(On a more meta level, it also hints that Hammett isn’t talking about a fictional place at all, but at taking a swipe at Butte, Montana.)

Phew, that’s a lot of heavy lifting for one sentence to do. But I love it. An opening sentence is like firing a bullet from a gun. The rest of the novel should follow naturally, like the trajectory of a bullet until it embeds itself in the back cover of the book.

Next up: Part Two: The Use of Strong Verbs

*Kiss Kiss Bang Bang is a fun movie and an affectionate parody of the hardboiled detective genre.

Monday, March 12, 2012

Books I've read (so far) in 2012 - Part 1

'You Never Give Me Your Money: The Beatles After Their Breakup' - If you ever want to become disillusioned about artists you admire, read a book about them. Especially one that focuses on one of the most turbulent periods in their lives, like when they all hate each other and are taking each other to court. The author does a good job of laying out the financial and legal aspects of The Beatles dissolving, while at the same time still keeping the people involved and the human drama at the forefront.

The Kingdom of the Gods
- I feel like I can never accurately judge N.K. Jemisin's books: I just have too much fun reading them to pick them apart. The book, the third in a trilogy, takes a supporting character from the previous two books and puts him in the lead. I like Sieh, but I think I like him better when there's a little more mystery to him- aka, when he's not narrating the whole book.

Let the Right One In - Sometimes you pick up a novel and after a few pages you just know that you're reading your new favourite book. That's what happened with me and Let the Right One In. The book is funny, dark, scary, violent and sweet- often all at once. It is probably my second favourite book featuring a pedophile as a main character (it would be number 1, but Lolita is a tough book to top).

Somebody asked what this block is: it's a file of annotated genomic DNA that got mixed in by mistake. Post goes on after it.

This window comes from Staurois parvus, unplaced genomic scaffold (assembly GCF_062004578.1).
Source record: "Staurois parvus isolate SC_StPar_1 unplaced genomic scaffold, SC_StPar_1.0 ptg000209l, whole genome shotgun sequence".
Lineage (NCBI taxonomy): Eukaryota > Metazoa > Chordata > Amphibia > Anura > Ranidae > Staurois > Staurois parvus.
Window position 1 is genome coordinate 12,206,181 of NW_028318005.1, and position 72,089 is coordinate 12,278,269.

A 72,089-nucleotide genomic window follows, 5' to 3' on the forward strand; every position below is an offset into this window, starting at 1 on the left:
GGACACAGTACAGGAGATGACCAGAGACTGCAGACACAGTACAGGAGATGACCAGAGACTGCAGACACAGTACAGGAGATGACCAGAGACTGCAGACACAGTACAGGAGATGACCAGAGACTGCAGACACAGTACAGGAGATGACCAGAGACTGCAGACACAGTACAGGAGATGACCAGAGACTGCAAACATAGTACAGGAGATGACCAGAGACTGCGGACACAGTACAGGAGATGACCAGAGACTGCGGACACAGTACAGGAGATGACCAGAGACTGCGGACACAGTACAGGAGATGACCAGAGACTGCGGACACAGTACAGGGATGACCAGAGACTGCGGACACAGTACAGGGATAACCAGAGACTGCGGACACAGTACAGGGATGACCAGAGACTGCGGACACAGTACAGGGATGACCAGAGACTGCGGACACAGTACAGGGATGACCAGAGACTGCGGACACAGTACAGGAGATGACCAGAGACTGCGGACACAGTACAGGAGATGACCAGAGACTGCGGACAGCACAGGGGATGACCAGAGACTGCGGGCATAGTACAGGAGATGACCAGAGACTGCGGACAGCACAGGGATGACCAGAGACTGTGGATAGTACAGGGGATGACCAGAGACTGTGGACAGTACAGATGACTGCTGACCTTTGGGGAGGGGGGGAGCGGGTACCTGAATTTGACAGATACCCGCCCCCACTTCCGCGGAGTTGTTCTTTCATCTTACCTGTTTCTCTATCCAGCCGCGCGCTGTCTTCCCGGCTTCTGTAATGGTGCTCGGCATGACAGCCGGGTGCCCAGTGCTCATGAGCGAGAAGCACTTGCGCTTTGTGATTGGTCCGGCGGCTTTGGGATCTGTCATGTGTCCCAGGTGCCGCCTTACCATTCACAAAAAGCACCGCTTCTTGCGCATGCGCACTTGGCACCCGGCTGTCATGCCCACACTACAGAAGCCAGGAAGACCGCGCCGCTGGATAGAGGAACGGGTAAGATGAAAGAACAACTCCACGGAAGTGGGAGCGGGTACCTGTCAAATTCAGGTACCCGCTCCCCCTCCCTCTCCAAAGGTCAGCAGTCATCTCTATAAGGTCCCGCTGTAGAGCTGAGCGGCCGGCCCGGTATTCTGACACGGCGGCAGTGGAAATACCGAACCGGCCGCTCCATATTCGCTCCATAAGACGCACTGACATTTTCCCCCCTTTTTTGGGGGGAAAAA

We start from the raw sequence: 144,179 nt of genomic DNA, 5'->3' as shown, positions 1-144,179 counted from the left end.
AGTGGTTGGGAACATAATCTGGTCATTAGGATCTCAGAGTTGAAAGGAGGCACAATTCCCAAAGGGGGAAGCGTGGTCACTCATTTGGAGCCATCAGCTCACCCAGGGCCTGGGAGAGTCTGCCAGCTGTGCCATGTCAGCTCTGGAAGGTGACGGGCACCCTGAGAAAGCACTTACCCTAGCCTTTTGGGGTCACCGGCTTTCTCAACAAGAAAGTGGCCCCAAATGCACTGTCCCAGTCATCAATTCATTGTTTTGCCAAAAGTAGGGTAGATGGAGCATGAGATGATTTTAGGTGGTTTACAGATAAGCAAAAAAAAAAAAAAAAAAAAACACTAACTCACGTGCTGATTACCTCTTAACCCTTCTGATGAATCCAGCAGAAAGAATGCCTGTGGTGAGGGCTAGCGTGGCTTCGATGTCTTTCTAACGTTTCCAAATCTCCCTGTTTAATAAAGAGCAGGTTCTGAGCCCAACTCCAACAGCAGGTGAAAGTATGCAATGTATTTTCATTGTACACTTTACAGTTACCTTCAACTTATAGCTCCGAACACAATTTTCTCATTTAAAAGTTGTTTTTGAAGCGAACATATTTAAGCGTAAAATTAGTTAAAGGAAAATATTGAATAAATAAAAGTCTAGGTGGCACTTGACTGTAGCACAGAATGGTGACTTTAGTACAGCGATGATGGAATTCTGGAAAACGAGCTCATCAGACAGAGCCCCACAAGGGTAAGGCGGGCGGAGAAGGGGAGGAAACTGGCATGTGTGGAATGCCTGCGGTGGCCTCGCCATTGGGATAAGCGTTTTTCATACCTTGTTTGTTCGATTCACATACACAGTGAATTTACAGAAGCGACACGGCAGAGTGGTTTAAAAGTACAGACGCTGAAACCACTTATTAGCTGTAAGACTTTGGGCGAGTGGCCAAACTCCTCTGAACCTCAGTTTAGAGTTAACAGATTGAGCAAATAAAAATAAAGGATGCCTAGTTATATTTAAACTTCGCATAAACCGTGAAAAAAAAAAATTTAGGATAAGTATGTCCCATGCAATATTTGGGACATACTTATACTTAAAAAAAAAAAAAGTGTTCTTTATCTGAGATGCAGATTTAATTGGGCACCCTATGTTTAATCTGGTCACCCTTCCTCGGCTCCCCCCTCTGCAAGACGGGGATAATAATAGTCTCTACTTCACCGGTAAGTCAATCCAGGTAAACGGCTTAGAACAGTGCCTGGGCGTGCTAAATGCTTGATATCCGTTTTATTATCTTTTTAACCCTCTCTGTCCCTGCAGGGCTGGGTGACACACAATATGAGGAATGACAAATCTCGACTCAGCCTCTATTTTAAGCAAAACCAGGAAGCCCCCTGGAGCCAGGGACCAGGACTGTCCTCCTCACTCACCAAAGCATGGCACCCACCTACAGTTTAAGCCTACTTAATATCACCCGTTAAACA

The Prestige - One of the cases where the movie is better than the book. Someone had described the book to me in a way that made it sound really weird - 'Dueling magicians! And one of them turns into a ghost and haunts the others descendants!' But the book is nowhere near as wacky as I had hoped it would be. It's a fine enough novel, but I think it could have used a little more razzle-dazzle.

The Devil Wears Prada - I was on vacation, and I was just looking for something light to read, and I got it in this book.

Currently reading: Servant of The Underworld by Aliette De Bodard as part of the Absolute Write SF/F book club. If you want to take part, check out the thread here.

Monday, March 5, 2012

Schopenhauer, Music, and Writing

Sorry for the no-show post last week, I was on vacation.

German philosophers have a reputation for being depressing, and it’s easy see why when they’ve got a nihilistic heavy-weight like Nietzsche on their team. But while pretty much anyone can quote Nietzsche (sometimes without even realizing it) not as many people know Arthur Schopenhauer. A 19th century writer, Schopenhauer did nothing to break the ‘German-philosophers-sure-make-you-want-to-cut-open-a-vein’ stereotype: his philosophy was a purely pessimistic one, purporting that desire could never be fulfilled, only negated.

But everybody’s got to have something that makes them happy, even a sourpuss like Schopenhauer. For him it was music. Not opera, not folk songs, but just pure instrumental music. To Schopy music in its ‘purest form’ represented the purest expression of ideas, the closest the external world could get to expressing man’s abstract inner thoughts.

As a writer, I often think about Schopenhauer’s take on music. I often listen to music as I write. Sometimes I do this for very base reasons, like to get my blood pumping and psych myself up for another round of writing (the Mortal Kombat theme is my go-to song for this. In fact I’m listening to it as I write this blog post). But more often than not it’s because the song has meaning to me and relates to the story in my mind. It’s not as simple as say, listening to a song about cowboys while writing a western. For me it’s more about how the mood of the song captures something that I’m trying to express in my work. For example, I recently finished a novella that was largely inspired by the sense of unease I get when I listen to ‘I Am The Walrus.’ Lately I’ve been listening to MGMT’s song ‘Electric Feel’ on repeat as I try to find a way to translate the smooth elation I feel whenever I hear that song. Often I will get an idea from a specific lyric, but more often it’s the music itself that gets to me. I like it when a song can make me feel something so deeply that in turn I want to figure out how to express that same feeling through a totally different medium.

And with that note, I should get back to writing.